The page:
I went to my local Italian grocer this week and chose seed packs for the contest. I tried to stick with varieties that winners can grow in a variety of conditions whether that’s location/climate, season, small spaces, big spaces, and containers. Some of these can be direct sown and some should be started indoors. Something for everyone!
Italian seed packets tend to be very generous and these are no exception. Each packet contains enough seed to sow a farm or share with several friends.
Below you’ll find write-ups on each variety that I chose. Many of these varieties have become available through companies that sell heirloom seed, but I still find that Spigarello is not commonly available. My local grocer didn’t sell it last year and I was so glad when they listened to my pleas and stocked it again for 2013.
There is still time to enter the contest but you must do so over here. Enjoy!
Meaty, dense, huge, and prolific: I didn’t intend to grow ‘Mennonite Orange’ last summer, but boy am I ever glad I did.
- 80 days
- Open-pollinated heirloom
- Beefsteak, Slicer
- Ripens: Mid-season
- Story: Originally from Pennsylvania but grown in Southern Ontario.
- Container Growing: You’ll need a really big pot, 16″+ deep.
It is a chaotic blanket of thin, tangled branches smothering the lilac bush. A wild thing in a garden that has gone mad with wild things and wildness. And once it got going that poor potted dahlia hardly stood a chance.
I’ve realized that it is a living approximation of my grandmother’s “Christmas tree.” My garden’s tribute of sorts to the mass of potted tropical vines and houseplants that she decorated with small glass balls and assembled into a triangular “tree” shape each December.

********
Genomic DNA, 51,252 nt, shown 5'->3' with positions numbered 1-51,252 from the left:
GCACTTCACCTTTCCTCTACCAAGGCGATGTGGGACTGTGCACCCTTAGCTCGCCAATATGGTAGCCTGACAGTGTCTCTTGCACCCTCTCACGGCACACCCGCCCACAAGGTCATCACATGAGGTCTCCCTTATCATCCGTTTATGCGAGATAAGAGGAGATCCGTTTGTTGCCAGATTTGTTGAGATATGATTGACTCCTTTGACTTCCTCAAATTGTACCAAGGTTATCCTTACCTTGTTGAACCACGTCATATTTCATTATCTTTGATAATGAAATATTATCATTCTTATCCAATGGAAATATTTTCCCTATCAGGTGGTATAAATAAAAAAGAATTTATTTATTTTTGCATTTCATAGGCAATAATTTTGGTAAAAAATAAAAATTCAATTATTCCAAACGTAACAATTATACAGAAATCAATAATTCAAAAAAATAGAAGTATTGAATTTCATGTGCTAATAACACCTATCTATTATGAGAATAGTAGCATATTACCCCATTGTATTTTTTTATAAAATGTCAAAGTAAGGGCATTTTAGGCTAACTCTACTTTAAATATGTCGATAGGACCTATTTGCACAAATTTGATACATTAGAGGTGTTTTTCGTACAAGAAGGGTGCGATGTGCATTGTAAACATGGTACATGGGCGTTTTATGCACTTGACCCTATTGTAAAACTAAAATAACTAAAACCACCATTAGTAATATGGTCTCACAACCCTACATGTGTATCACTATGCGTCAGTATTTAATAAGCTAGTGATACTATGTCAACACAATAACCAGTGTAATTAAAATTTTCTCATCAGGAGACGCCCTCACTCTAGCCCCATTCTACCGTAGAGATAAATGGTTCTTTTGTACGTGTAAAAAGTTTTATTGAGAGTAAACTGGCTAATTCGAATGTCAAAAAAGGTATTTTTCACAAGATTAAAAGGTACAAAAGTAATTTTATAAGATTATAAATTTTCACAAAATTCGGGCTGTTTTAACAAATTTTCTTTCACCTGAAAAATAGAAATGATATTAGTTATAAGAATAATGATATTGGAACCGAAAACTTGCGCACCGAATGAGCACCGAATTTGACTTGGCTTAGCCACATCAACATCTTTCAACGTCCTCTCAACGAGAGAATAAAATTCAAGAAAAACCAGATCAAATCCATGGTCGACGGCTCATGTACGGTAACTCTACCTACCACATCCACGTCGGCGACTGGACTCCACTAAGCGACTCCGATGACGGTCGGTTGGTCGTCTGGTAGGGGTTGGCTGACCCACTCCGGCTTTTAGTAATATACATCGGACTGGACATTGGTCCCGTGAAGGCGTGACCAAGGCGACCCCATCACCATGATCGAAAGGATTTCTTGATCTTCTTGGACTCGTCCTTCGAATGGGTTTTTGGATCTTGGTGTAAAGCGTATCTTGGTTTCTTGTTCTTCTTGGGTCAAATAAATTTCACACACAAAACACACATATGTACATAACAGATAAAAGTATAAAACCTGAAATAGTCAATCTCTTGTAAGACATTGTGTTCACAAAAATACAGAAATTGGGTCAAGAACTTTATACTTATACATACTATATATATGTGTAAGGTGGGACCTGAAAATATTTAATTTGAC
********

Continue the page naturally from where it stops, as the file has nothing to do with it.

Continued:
I took a break from posting the Herbaria recently. I did continue shooting the photos so I am resuming where I left off a few weeks back.
This week marks more tomatoes. All varieties have come in and many were already starting to wane at the time of this photo a few weeks back. It’s turning into a hustle to ensure that the remaining varieties as well as other frost tender plants make it into these photos before their time comes.
These last days of the tomato harvest are fast approaching and I am finding myself increasingly careful about how I use up the remaining fresh fruit. This is it and then I am back to another 8-9 month wait before I get to taste the good stuff fresh again.
It was with this late season panic infecting my brain that I decided I’d better get on enjoying a few last-minute tomato soups. My go-to, there-is-no-other-way-to-enjoy-it-thanyouverymuch method is roasted in the oven. Always with basil. I’ve probably thrown in some oregano now and again. Thyme is also a possible addition. But for the most part I am wholly dedicated to basil in my tomato soup.
I would never dream of marring the perfection of my tomato soup with another herb, certainly not a strong one like fresh sage. Never say never. The other day I was flipping through, “My favorite ingredients,” a cookbook by Skye Gyngell and stopped on a tomato bread soup recipe that used sage as its primary herbal flavour. I’ve made tomato bread soup in the past and while I don’t mind bread soups in general when the ingredients are good and the bread is appropriately dense, I’m always a little taken aback by the mushiness, a textural aversion that I have held onto from my childhood when our cheap canned soup lunches were bulked up by soggy crackers. That said, it wasn’t this aspect of the soup that caused me to pay attention, but the sage.
Sage in tomato soup you say?
I dared myself to try something different and potentially waste one of my last gluts of good homegrown tomatoes. I didn’t follow the recipe exactly. I used more tomatoes than were called for; I didn’t bother measuring out any of the ingredients, come to think of it. Her recipe includes a hot, dried chile pepper, but I decided to use the fresh, mildly hot peppers that are still coming from my garden. I topped mine with grated pecorino cheese. I did not use the chewy, peasant style bread that is often called for in bread soups because I didn’t have any. Instead, I opted for a few slices of stale spelt bread that I had in the fridge. Again though, it was the use of strong, earthy sage versus basil in a tomato soup that I was most interested in. The only reason why I stayed with the bread soup version was because I wanted to stretch this out into a meal.
I was not disappointed. We ate up the whole pot! This would make a particularly warming late fall/winter meal by substituting fresh tomatoes for a jar that has been home-canned (or purchased).